But regardless of feelings of allegiance, religious or ethnic, as one person I spoke to explained, most people would find it hard to kill. When the decision to send men to Kulu to support one or more of the factions there was made by local leaders in Lahoul, the appropriate men had to be found. Known for banditry in the area, the members of one family in particular were not strangers to killing, so they were chosen to lead the expedition. It was those men who approached Theos and Senge as they crossed the Koksar bridge.
One man raised his rifle and took aim. “Don’t shoot! I’m not Muslim!” Bernard shouted out. But his cries fell on deaf ears, not because the man didn’t speak English, but because he didn’t care. A shot rang out and the bullet knocked Bernard off his pony to the ground. Senge quickly dismounted and ran to Theos’s side as the men swarmed over them. But the shot had been fatal—Bernard was dead. Rifling through his clothes, the men took his possessions and threw his body into the river. But far from being disposed of, Bernard’s body got caught in an eddy and became pinned against a rock only a few yards downstream.
But the men had an even bigger problem: Senge was still alive. He had seen it all and could identify them all. Although they were not Buddhists, the men were still hesitant to kill a monk. For some time they argued over what to do until finally they came to a decision. Grabbing Senge, they bound his hands and feet securely with rope and tossed him, still alive, into the Chandra River. Determined to conceal their crime, they then stripped the ponies of all their markings and pushed them into the river as well. It was a brutal series of murders that soon everyone in Lahoul would know about. Some, concerned for the future, found Senge’s body farther downstream and, fishing it out of the river, buried it. As for the ultimate fate of Bernard’s body, no one could say.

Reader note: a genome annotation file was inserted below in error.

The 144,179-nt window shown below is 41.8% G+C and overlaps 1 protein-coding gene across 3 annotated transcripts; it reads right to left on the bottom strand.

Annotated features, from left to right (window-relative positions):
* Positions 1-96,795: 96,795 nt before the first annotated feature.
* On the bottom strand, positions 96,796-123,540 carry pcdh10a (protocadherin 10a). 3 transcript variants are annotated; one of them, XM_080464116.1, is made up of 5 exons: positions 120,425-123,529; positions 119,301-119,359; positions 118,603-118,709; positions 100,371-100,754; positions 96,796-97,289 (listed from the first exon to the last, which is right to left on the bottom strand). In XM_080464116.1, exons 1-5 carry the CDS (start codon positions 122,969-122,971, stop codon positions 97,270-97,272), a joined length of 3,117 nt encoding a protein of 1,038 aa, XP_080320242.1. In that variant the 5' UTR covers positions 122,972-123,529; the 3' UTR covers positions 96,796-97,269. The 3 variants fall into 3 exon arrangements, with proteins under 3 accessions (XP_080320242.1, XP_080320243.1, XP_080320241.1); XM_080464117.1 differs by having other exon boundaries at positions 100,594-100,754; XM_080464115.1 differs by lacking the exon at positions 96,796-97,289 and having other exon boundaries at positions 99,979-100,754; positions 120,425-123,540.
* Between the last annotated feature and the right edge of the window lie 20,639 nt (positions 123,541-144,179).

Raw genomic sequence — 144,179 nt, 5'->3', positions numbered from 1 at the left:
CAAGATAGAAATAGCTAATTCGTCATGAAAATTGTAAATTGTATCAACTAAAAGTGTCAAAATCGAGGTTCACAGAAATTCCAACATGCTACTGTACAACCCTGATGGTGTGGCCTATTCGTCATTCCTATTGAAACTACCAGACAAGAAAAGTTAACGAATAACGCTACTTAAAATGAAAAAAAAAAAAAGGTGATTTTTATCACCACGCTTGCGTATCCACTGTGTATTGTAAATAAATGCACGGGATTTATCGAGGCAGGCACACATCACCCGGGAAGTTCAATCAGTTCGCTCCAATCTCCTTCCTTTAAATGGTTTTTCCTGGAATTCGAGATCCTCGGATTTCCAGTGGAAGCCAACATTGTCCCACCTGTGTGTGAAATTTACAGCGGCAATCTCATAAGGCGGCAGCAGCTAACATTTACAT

As the days and weeks went by, the significance of the men’s actions became frighteningly clear to the people of Lahoul. In lands where an ordinary police officer was seldom seen, all of a sudden a Thanodar, a chief of police, had arrived, accompanied by a squad of Gurkhas and British officers, and the residents of the valley became truly terrified. Claiming to have no knowledge of anything they were asked about, they began an active campaign of disinformation. Bernard and Senge had never been anywhere near Koksar, or they had been spotted heading east toward the Hampta Pass.
Although as time passed and the secret of Bernard’s murder seemed to be safe, the stigma of the killings remained. With the murder of Bernard and Senge, two individuals innocent and unrelated to the events unfolding to the south in Kulu, the locals began to feel that the men who had killed them were cursed. Disgraced, they and their families were driven from the valley. Years later, a stūpa was constructed on the bank of the river at the site of the murders in the hope of expatiating the curse that some felt remained.